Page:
Lobbying in the UK: legitimate reform or wishful thinking?

Joshua Bird

 

The quest for increased transparency is very appropriate given the various lobbying scandals that have plagued Westminster over the last decade. Lobbying legislation in the UK has thus changed considerably over this period. In 2014, the UK coalition government passed the “Transparency of Lobbying, Non-party Campaigning and Trade Union Administration Act” (Lobbying Act). In addition to creating a register of lobbyists, this legislation also imposed new campaigning and spending limits for anyone lobbying at Westminster during the ‘regulated period’, which is 12 months before a general election and 4 months before devolved elections.

However, implementation of the Lobbying Act has fallen far short of expectations. While the coalition championed the legislation, opposition MPs, journalists, academics, and civil society almost universally criticised it. They held that the new definition of “lobbyist” was too narrow for the Act to capture the vast majority of actual lobbying, but also that the legislation was so complex and burdensome to comply with that it would have a “chilling effect” on legitimate democratic activity. Further, the Electoral Commission (which is responsible for disseminating guidance to campaigners) held that the Act was neither clear nor enforceable. After it eventually passed in January 2014, 162 of the UK’s biggest charities called for its repeal.

Subsequent research has found that these criticisms were not unfounded. The Commission on Civil Society and Democratic Engagement has released several reports outlining the Act’s (largely negative) impact on campaigners and organisations, and Lord Hodgson’s independent review of campaigning during the 2015 General Election (the first election cycle when the Lobbying Act applied) offered recommendations for improvements whilst retaining the spirit of the law. In addition, recent research found evidence that the Lobbying Act adversely affected Scottish organisations during the same election cycle. This research specifically highlighted how ambiguities in the legislation (especially the new spending limits) mean campaigner’s perceptions of the policy are as important, if not more so, than the actual effects of it.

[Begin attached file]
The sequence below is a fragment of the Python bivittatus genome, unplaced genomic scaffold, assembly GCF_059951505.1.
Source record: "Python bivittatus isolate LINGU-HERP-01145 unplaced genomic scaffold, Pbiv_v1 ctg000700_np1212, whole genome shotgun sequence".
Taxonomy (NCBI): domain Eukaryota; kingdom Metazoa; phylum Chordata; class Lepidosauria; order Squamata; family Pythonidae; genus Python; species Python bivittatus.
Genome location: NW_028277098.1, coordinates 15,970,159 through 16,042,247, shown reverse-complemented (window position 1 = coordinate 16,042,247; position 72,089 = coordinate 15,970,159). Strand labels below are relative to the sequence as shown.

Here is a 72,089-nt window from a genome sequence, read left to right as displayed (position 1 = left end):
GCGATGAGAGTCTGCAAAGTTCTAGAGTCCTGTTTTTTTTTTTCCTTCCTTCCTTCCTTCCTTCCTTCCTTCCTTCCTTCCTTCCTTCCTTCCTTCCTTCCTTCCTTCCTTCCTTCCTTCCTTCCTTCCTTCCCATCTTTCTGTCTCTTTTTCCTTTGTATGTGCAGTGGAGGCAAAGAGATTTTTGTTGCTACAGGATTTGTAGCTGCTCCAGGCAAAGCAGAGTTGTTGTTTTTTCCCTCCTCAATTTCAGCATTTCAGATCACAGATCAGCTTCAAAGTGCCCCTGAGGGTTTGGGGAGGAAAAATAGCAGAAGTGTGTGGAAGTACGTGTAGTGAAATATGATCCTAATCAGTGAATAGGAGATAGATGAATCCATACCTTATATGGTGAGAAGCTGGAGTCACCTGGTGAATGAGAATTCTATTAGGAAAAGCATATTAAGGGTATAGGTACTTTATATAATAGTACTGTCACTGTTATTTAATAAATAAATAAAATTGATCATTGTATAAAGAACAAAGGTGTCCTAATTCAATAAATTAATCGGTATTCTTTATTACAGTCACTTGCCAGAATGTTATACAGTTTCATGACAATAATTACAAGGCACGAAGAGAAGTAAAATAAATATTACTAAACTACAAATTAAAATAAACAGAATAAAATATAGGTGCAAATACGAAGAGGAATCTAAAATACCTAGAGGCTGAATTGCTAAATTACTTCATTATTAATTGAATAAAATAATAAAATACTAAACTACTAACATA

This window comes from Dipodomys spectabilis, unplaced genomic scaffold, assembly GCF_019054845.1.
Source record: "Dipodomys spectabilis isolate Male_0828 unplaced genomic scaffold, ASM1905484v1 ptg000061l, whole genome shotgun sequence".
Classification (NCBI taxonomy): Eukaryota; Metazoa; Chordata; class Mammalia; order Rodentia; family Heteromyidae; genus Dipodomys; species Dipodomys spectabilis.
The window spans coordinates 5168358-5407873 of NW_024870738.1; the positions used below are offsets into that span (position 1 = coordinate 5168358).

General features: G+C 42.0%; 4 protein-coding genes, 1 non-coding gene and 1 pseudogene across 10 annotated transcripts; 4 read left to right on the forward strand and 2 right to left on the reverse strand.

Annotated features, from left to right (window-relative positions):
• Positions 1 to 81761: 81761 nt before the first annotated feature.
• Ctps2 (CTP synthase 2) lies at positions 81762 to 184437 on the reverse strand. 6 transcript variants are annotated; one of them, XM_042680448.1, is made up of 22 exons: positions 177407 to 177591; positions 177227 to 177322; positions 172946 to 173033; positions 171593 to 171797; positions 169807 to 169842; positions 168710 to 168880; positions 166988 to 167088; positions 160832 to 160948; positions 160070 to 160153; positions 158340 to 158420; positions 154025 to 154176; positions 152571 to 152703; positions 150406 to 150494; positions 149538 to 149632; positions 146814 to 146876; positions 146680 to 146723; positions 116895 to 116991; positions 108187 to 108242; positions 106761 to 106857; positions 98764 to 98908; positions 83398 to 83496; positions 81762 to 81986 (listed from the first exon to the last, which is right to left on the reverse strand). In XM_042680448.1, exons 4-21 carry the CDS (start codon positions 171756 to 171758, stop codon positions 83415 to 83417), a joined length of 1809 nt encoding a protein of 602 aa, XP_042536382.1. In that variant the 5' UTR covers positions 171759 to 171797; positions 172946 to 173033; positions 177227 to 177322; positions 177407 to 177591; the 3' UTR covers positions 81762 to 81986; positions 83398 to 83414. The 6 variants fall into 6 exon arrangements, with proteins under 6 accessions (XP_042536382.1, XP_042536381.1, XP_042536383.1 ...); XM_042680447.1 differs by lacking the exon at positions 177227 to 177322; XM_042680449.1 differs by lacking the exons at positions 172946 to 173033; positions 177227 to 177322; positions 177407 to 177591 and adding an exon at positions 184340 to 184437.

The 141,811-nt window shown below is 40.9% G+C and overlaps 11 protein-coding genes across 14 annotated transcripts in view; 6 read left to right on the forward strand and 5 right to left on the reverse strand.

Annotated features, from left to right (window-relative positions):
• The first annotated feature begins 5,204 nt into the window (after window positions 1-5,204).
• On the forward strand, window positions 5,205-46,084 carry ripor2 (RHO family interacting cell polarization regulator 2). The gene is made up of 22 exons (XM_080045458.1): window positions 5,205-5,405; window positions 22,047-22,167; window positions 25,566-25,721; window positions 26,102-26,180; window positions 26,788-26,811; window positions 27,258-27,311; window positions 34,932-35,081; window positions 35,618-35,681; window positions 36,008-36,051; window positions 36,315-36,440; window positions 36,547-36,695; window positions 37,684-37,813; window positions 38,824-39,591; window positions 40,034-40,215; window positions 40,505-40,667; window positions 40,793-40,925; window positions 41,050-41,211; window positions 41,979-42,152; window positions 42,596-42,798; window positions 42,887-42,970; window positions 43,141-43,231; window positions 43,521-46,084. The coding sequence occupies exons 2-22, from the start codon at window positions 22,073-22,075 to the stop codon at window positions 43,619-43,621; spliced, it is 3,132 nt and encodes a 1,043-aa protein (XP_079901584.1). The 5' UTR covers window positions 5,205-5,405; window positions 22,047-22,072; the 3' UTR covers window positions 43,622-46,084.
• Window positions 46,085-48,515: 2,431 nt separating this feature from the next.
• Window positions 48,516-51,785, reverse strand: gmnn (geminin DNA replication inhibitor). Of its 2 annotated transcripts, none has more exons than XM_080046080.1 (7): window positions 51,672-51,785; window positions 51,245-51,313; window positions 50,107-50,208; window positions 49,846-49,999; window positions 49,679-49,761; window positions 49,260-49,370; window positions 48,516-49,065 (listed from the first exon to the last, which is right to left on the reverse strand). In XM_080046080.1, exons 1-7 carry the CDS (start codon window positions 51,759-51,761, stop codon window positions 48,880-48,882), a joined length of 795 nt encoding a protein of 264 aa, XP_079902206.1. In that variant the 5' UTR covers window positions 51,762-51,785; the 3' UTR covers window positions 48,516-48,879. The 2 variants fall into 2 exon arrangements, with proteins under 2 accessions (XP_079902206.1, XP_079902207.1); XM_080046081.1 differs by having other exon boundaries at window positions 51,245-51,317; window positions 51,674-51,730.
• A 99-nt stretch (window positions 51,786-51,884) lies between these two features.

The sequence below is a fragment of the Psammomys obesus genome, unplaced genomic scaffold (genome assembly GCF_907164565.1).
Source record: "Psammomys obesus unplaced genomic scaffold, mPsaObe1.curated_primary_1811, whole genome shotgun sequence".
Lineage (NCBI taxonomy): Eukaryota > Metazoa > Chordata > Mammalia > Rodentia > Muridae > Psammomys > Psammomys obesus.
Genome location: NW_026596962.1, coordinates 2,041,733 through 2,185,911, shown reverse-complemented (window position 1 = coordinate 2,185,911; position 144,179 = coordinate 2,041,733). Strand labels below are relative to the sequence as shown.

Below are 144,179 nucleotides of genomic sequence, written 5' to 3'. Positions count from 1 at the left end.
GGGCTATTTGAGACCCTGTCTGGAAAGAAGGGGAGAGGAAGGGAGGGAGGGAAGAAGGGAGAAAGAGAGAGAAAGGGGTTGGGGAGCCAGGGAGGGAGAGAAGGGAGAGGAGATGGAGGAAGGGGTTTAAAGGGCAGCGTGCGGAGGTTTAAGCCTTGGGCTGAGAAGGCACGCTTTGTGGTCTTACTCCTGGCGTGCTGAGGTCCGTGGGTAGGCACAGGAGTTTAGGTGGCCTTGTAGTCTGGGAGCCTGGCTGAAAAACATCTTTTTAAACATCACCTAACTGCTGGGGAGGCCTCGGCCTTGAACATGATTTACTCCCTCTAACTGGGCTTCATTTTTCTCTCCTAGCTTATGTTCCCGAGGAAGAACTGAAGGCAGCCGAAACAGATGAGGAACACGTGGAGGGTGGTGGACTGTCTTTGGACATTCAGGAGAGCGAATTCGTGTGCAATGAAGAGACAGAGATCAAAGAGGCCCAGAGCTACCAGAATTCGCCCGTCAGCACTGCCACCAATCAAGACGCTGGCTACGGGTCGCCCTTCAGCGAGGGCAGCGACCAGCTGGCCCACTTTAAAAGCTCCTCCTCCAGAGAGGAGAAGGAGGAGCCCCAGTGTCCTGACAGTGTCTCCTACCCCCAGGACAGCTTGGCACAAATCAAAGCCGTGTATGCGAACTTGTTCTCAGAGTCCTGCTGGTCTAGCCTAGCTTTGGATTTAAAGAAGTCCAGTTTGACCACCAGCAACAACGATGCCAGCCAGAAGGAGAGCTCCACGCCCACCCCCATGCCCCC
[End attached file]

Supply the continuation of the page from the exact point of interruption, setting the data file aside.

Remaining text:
The criticisms persist to this day, with 122 organisations recently claiming they are being “gagged” by the Act’s regulations. Nevertheless, and despite the snap election in June 2017, this issue has largely fallen off the policy agenda and the UK Government has (as of this writing) yet to act on any recommendations.

The Scottish Parliament is also currently overhauling how people engage with MSPs. The Lobbying (Scotland) Act, passed in March 2016, will establish a separate Scottish lobbying register, and a working group exists to inform the development of the register. This participatory approach is in marked contrast to Westminster’s more top-down implementation methods. Despite this, serious concerns about the Scottish Lobbying Act remain.

First, as in Westminster, the Scottish Act will apply uniformly to any campaigner whether it is a private organisation, charity, community group, etc. The ‘catch-all’ nature of the legislation is problematic because a PR firm working on behalf of global oil or tobacco conglomerate is in a completely different league in terms of access to funding and political capital than, say, a Highlands-based social enterprise. Yet these two organisations must abide by the same lobbying regulations under this law.

Another issue is that the Scottish Act only captures personal interactions. That is, all face-to-face contact between any campaigner and MSP must be recorded and reported. However, any digital communications such as emails, text messages and even phone calls fall out with the scope of the Scottish Act. As Martin Sime, chief executive of the Scottish Council for Voluntary Organisations, recently pointed out, “where is the evidence that face-to-face lobbying is more effective than other methods?”

Worth noting here is that there are eight other EU countries with mandatory registers, which represents an important policy learning opportunity for the Scottish working group. Most notably, strict rules in Ireland, implemented after the 2008 recession, are considered the “gold standard” of lobbying regulation. In contrast to the UK, Ireland’s law employs a broad definition of lobbyist, which ensures that activities that actually influence public policy are monitored appropriately. Indeed, a close analysis international best practice in Ireland and elsewhere is crucial for robust policy development in Holyrood.

Overall, it is necessary that there are safeguards in place to ensure transparency and openness in our parliamentary systems. However, these safeguards must not hinder organisations from legitimate campaigning and engagement activities. The participative manner in which Scotland’s Lobbying Act is being developed is positive, but there are still many issues to be resolved ahead of the planned implementation of Scotland’s Lobbying Register in early 2018.

For further information, see: Bird, J. R. (2017). The Lobbying Act and the Scottish Third Sector: Implications for Policy Development, Implementation, and Practice. Scottish Affairs, 26(3), pp.297-320.

 

Joshua Bird is a Policy Engagement Officer for the Rural Policy Centre at Scotland’s Rural College, where he conducts research on a variety of rural issues and also facilitates knowledge exchange between academia and policy processes. His professional interests include maximising real-world impact from research across a variety of disciplines, and how to ensure that researchers and academics are more aware of the policy contexts in which they work more generally. He is also an alumnus of the Academy of Government, having completed a Master of Public Policy with Distinction in 2015.

 

 

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